Tim Pinnington's climb up the corporate ladder of Toronto-Dominion Bank took a strange turn a year ago.
The executive was called back from U.S. operations to run the bank's TD Mutual Funds unit. A mix of top-performing funds and a crack sales team had made TD one of the country's most successful fund operators.
It's akin to handing a lucky kid the keys to a new Ferrari: Take it out for a spin -- but don't scratch the paint! "Here it is, don't screw it up," said the 42-year-old Mr. Pinnington. "We had just won fund company of the year. There was nowhere to go but down."
Mr. Pinnington, president of fund operations, has spent much of the past year learning and planning. In recent weeks, he has unveiled a strategy that, if successful, will boost TD's fund asset base from a fourth place $47.3-billion to the No. 1 ranking currently held by IGM Financial Inc. "The mission is to become the No. 1 selling mutual fund company in Canada," he said.
Earlier this month, TD introduced an innovative plan to fix pricing for its suite of mutual funds. Typically, fund management fees are set at fixed percentage amounts, while operating expenses vary. TD proposes to pay the operating expenses itself and, instead, charge investors a fixed administration fee. This would provide investors with greater certainty over fund expenses, which are the second-largest component of a fund's annual management expense ratio. It's a competitive move that could lower fees. Unit holders will vote on the plan on Dec. 7.
Rival RBC Asset Management Inc., the mutual fund arm of Royal Bank of Canada and the country's biggest bank fund manager, is in TD's sites. According to Mr. Pinnington, TD trumps RBC when it comes to fund sales through independent advice channels, and now TD will bulk up the expertise of its in-house team. Next month, the bank will unveil a new sales platform for its team of about 500 advisers. A new computer system will be introduced; training in sales and financial planning will be honed.
For Mr. Pinnington, it's all about sharpening the skills of TD's formidable crew, a group that includes top-ranked funds managed by Satish Rai and Doug Warwick.
"The product kind of sells itself," he said. "Sometimes people say 'Why are you successful?' And I say 'I feel like Steven Spielberg's film distributor.' Am I a really good distributor? Well, it helps that I've got Steven Spielberg."
Bubis pegged for CI post
CI Financial Income Fund is expected to appoint Daniel Bubis the manager of the $5.1-billion CI Canadian Investment Fund this week.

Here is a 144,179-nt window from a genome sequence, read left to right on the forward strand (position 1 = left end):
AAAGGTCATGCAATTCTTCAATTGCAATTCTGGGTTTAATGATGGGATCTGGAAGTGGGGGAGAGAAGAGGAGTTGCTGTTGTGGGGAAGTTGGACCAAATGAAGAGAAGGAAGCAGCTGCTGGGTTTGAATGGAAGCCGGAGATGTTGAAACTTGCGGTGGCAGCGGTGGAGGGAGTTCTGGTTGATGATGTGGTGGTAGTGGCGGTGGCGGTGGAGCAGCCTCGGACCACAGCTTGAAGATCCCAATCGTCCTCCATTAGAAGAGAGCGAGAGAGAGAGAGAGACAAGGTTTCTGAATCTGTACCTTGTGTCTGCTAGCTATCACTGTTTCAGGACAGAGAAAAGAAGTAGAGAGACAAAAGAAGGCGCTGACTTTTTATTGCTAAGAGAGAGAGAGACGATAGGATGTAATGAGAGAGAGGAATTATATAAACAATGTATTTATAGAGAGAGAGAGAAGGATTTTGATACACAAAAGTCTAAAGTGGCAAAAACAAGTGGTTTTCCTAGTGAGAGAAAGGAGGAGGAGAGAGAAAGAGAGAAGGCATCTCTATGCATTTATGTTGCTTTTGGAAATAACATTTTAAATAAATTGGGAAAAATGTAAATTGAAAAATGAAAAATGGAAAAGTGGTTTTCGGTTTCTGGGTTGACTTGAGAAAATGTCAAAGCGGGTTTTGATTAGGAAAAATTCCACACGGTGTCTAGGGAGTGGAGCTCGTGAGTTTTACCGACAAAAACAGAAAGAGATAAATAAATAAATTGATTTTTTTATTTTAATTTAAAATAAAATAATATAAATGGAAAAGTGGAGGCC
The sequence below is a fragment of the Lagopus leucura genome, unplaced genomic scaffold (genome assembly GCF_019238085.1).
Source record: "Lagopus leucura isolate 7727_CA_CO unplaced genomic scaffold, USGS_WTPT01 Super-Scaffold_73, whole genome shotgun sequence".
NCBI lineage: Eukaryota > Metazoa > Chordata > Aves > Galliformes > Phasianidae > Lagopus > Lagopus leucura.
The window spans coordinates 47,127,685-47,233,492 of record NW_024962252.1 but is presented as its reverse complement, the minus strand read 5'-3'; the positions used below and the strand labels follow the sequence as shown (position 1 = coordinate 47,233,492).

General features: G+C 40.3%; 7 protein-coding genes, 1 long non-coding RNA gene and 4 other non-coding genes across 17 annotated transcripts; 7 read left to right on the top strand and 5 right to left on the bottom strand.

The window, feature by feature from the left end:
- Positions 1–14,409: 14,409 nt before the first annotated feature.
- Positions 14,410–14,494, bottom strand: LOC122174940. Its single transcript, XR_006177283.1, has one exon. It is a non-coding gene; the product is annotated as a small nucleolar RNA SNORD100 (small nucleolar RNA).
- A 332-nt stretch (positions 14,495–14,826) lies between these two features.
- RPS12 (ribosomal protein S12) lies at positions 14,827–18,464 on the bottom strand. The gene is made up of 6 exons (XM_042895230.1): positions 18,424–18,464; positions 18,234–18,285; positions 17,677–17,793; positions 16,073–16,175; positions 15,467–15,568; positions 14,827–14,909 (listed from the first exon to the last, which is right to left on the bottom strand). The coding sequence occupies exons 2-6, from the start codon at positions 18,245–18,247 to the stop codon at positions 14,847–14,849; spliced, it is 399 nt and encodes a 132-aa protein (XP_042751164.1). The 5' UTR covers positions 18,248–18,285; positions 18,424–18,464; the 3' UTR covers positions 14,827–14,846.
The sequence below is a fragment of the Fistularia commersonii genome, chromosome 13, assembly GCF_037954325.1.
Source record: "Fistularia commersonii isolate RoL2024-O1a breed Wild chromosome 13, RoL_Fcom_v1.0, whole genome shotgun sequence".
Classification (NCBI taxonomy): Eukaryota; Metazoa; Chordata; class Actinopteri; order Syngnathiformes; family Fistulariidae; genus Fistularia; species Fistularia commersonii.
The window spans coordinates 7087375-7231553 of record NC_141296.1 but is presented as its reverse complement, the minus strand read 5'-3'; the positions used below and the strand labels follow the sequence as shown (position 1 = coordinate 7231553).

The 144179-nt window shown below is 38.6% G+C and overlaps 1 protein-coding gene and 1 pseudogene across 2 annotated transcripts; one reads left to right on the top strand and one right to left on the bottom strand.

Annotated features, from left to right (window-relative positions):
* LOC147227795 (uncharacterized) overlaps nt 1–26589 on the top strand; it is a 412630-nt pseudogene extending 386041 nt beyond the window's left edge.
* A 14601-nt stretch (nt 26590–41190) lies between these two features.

Mr. Bubis, the little-known head of Tetrem Capital Partners Ltd., will replace Kim Shannon, the star manager who ended her ties with CI last week. Winnipeg-based Tetrem was founded two years ago by a group of industry veterans from Assante Wealth Management Ltd. The Tetrem team now manages money for Assante, including pools of funds held in Assante's successful fund wrap product called Institutional Managed portfolios.
Tetrem's returns are nothing to sneeze at. The firm's $1.4-billion United-Canadian Equity Value Pool posted a 10-year average annual return of 17.2 per cent for the period ended Aug. 31. In comparison, Ms. Shannon's CI Canadian Investment fund returned 13.6 per cent.
It's a safe bet that CI will be touting Tetrem's talents in the weeks to come as a means to quell the nasty bun fight brewing over Ms. Shannon's career move.
On Oct. 3, Ms. Shannon dumped CI in favour of a new strategic alliance with Brandes Investment Partners LP. The move ended a lucrative 10-year relationship with CI in favour of an innovative partnership with Brandes. Under the terms of the deal, the two parties will share, on a 50-50 basis, all the revenues and all the costs.
Problem is Ms. Shannon told the media of her plans before telling CI executives. To make matters worse, CI was about to take Ms. Shannon on a whirlwind road show, touting her management skills to several hundred financial advisers. The coup de grace came Wednesday when Brandes began putting in friendly calls to advisers with clients holding Ms. Shannon's CI funds.
Though such tactics are not unusual in the fund industry, CI is understandably upset and alleges there has been a breach of contract by Ms. Shannon's firm, Sionna Investment Managers Inc. As is required, Sionna has given CI 60 days notice while CI looks around for a replacement manager. Industry rivals have come to CI's defence; one senior executive described last week's events as "a tacky way of doing business."
It's not the first time the Brandes team has made some stealth moves that upset the competition. In 2002, Brandes hired a score of senior people away from AIM Funds Management Inc. as part of its Canadian startup. One of these individuals walked out with a disc loaded with the particulars on advisers who have sold AIM funds. The information got loaded on to Brandes' computers. On this, all parties agree, according to court documents.
In a confidential agreement, the two sides eventually settled all of their outstanding legal disputes.
Keith Damsell is editor of GlobeinvestorGOLD
© 2007 The Globe and Mail. All rights reserved.
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